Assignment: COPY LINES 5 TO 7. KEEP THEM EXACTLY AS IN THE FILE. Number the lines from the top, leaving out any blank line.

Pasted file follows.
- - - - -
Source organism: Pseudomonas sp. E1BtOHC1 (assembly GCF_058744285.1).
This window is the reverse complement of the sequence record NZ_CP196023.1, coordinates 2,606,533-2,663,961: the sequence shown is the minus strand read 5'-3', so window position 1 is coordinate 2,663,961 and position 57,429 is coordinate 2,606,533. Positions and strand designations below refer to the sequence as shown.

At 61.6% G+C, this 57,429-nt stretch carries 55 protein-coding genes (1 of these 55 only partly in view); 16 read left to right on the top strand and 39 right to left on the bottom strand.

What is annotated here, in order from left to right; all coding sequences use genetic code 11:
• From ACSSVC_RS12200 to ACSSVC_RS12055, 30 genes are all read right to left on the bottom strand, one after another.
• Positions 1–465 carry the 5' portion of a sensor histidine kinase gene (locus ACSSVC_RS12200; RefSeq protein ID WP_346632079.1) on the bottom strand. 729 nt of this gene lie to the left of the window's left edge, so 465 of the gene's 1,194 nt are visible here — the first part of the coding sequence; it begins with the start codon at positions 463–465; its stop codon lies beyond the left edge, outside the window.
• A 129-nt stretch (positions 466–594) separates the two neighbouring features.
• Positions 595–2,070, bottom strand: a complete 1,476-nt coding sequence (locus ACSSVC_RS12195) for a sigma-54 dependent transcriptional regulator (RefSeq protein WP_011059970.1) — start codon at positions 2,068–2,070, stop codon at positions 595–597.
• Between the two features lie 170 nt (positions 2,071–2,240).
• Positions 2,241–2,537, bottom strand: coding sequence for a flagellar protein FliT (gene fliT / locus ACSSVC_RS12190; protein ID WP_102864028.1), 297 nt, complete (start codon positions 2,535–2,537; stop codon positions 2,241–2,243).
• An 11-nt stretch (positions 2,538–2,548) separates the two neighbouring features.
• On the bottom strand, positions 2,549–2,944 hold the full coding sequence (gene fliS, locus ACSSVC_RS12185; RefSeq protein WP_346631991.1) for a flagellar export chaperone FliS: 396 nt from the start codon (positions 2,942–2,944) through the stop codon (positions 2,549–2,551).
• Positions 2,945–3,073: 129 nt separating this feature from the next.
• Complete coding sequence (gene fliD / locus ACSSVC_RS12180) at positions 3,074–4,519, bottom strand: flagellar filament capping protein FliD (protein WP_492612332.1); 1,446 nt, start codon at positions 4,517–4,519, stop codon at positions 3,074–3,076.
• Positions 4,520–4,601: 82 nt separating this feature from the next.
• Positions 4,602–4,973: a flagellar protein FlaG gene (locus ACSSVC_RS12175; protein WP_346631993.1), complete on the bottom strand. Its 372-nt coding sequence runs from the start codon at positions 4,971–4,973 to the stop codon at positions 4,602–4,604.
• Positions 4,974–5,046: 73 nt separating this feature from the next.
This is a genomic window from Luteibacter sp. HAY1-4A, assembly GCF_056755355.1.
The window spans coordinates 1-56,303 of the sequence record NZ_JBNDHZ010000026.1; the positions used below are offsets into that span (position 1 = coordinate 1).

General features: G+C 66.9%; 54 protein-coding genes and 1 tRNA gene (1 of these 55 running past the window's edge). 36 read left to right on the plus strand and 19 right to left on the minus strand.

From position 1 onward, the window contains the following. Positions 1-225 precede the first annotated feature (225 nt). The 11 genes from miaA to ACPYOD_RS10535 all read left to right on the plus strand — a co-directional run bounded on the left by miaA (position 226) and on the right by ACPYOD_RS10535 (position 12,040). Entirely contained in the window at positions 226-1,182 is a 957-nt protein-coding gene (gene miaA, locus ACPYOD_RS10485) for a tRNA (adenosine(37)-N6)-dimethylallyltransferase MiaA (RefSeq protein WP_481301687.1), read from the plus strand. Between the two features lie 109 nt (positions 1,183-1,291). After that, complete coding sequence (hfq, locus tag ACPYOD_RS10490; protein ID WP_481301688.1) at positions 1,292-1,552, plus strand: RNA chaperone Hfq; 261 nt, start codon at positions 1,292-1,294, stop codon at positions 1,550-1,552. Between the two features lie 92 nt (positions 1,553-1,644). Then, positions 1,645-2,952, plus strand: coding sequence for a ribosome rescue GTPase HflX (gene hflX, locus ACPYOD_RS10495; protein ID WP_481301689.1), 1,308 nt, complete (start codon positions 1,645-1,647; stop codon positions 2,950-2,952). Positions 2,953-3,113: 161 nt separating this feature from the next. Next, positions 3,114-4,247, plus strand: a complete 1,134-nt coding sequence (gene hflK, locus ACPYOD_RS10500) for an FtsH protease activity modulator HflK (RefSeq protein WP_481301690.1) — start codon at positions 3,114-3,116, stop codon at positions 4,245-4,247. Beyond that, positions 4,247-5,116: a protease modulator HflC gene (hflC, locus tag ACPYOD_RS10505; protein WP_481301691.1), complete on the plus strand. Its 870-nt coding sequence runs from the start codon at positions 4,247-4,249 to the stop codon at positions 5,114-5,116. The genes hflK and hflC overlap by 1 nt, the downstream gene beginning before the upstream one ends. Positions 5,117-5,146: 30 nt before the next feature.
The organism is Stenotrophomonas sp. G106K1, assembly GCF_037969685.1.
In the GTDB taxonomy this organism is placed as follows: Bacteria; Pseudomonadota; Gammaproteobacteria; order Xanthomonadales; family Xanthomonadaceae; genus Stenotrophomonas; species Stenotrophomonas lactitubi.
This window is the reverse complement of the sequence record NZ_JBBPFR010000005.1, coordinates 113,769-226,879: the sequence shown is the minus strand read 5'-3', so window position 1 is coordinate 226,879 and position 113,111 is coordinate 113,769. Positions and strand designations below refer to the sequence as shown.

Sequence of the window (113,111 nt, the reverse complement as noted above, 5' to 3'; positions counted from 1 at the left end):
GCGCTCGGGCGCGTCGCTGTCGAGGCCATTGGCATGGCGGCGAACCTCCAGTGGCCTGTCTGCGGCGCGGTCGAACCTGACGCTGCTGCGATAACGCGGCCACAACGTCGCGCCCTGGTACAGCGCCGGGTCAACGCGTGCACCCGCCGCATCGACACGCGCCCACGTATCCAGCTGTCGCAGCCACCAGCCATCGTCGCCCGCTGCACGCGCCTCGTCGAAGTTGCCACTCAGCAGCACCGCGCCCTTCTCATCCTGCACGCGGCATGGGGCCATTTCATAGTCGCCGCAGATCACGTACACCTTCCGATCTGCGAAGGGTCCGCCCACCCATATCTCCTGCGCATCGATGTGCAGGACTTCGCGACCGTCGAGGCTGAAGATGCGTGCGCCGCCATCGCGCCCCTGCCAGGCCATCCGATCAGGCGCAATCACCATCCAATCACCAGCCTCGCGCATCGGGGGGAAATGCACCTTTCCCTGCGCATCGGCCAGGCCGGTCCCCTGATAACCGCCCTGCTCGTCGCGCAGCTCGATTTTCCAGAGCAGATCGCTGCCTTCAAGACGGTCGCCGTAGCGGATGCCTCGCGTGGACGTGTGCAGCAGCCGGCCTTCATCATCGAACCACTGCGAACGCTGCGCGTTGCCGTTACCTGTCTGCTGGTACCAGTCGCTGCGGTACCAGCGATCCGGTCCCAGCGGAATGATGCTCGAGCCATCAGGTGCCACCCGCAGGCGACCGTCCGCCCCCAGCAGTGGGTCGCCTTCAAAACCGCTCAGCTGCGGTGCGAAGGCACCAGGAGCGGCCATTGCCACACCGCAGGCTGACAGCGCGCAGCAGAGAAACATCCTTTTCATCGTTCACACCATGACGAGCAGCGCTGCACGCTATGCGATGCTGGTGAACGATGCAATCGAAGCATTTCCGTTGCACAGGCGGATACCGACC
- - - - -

• From ACSSVC_RS12200 to ACSSVC_RS12055, 30 genes are all read right to left on the bottom strand, one after another.
• Positions 1–465 carry the 5' portion of a sensor histidine kinase gene (locus ACSSVC_RS12200; RefSeq protein ID WP_346632079.1) on the bottom strand. 729 nt of this gene lie to the left of the window's left edge, so 465 of the gene's 1,194 nt are visible here — the first part of the coding sequence; it begins with the start codon at positions 463–465; its stop codon lies beyond the left edge, outside the window.
• A 129-nt stretch (positions 466–594) separates the two neighbouring features.